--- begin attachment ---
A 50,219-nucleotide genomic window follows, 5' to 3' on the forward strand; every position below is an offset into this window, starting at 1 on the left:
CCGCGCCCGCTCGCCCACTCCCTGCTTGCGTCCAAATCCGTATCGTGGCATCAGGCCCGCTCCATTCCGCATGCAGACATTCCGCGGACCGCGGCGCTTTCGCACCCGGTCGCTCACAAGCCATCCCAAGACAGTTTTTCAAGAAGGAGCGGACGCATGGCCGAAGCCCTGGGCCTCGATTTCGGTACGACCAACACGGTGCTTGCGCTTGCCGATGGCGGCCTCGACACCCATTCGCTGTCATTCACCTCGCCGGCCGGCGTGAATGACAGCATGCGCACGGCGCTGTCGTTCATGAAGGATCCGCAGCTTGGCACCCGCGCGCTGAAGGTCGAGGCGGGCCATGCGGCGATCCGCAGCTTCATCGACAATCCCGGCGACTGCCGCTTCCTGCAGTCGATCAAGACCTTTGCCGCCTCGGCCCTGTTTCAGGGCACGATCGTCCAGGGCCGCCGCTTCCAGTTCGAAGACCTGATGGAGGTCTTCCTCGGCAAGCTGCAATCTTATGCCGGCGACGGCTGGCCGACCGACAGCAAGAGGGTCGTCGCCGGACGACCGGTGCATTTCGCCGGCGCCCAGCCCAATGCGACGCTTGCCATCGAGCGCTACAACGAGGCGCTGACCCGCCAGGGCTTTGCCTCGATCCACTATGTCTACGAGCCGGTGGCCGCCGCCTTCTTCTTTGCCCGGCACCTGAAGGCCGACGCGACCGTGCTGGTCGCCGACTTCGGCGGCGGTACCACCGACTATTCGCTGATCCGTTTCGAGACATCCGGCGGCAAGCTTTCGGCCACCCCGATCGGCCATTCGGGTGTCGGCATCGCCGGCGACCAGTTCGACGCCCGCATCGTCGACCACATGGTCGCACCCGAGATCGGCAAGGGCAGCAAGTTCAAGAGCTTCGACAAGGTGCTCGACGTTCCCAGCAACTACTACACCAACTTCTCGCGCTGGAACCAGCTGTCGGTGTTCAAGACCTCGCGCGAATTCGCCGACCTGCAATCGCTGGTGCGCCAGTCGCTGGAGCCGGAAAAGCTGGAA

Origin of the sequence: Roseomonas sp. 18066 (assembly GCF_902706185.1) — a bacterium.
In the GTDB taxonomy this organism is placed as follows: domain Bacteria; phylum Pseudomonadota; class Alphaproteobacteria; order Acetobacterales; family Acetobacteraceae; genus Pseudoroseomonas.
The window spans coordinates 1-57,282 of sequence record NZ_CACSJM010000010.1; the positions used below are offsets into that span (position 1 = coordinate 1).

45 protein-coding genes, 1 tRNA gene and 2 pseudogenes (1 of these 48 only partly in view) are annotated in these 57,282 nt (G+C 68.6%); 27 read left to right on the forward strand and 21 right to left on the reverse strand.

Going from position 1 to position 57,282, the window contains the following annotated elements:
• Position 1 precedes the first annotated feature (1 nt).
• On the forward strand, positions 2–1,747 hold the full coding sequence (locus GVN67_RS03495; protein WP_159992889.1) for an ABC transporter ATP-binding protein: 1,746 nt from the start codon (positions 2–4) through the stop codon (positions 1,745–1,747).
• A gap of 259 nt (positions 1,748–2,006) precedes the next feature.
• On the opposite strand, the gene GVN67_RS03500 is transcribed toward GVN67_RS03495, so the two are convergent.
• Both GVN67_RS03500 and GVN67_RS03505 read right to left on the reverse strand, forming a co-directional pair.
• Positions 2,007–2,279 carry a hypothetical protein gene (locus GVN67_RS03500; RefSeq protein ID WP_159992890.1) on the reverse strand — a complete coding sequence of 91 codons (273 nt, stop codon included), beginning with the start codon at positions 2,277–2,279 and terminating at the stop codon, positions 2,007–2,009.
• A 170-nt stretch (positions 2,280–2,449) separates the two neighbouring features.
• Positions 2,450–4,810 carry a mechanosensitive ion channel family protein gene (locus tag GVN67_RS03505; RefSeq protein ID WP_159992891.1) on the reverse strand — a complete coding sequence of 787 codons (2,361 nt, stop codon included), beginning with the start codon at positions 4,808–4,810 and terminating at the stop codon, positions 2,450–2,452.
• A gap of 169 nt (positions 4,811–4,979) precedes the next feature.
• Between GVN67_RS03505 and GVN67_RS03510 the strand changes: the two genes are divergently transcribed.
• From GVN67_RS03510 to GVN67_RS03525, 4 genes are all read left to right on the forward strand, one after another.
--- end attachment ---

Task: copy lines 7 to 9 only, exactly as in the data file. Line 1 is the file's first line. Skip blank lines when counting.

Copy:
Going from position 1 to position 57,282, the window contains the following annotated elements:
• Position 1 precedes the first annotated feature (1 nt).
• On the forward strand, positions 2–1,747 hold the full coding sequence (locus GVN67_RS03495; protein WP_159992889.1) for an ABC transporter ATP-binding protein: 1,746 nt from the start codon (positions 2–4) through the stop codon (positions 1,745–1,747).